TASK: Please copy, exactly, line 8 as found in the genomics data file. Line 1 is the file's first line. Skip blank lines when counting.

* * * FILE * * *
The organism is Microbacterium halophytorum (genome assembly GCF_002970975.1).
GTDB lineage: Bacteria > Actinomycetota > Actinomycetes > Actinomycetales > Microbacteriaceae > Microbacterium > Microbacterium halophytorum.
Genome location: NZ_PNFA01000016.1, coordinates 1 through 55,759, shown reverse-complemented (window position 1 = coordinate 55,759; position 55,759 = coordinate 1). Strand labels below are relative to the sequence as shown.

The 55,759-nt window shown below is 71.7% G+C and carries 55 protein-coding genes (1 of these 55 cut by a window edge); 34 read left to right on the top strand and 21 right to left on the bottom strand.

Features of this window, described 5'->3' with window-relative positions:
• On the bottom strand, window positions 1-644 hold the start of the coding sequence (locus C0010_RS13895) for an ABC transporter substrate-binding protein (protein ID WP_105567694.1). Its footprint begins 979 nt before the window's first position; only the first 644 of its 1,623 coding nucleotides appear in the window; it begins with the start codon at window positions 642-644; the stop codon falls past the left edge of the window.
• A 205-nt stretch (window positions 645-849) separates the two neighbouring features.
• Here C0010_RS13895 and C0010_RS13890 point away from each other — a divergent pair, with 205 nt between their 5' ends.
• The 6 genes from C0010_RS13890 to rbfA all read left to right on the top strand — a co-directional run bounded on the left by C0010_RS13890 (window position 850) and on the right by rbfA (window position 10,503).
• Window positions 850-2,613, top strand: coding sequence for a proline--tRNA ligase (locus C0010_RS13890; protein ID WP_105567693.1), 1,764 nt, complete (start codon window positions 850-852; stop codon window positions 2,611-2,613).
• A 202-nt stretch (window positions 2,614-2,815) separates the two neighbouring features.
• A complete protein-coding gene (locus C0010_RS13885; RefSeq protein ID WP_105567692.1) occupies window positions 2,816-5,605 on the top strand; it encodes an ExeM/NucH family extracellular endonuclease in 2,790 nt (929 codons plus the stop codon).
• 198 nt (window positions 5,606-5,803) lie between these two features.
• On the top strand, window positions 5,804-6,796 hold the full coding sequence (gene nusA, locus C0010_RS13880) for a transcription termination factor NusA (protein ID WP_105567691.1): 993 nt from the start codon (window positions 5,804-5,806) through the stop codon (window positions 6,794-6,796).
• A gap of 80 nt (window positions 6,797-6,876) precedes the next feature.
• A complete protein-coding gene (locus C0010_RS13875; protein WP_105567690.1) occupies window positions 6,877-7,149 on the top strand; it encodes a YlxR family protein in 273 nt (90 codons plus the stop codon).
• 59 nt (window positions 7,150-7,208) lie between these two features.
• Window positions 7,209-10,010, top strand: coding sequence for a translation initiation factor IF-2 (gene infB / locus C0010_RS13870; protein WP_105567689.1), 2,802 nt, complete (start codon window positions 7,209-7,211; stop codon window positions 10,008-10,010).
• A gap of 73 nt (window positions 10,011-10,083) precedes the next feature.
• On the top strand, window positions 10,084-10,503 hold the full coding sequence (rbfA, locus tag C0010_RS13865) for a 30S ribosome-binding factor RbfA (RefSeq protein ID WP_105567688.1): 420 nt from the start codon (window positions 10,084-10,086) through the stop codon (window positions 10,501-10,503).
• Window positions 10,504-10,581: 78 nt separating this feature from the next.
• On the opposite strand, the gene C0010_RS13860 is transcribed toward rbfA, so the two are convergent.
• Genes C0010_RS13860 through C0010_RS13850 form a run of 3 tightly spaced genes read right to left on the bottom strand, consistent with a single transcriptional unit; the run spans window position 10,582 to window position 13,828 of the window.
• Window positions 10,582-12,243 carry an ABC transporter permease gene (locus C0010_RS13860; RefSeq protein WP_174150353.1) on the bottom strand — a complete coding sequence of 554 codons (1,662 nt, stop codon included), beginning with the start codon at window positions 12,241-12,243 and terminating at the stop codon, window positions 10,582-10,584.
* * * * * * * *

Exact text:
• Here C0010_RS13895 and C0010_RS13890 point away from each other — a divergent pair, with 205 nt between their 5' ends.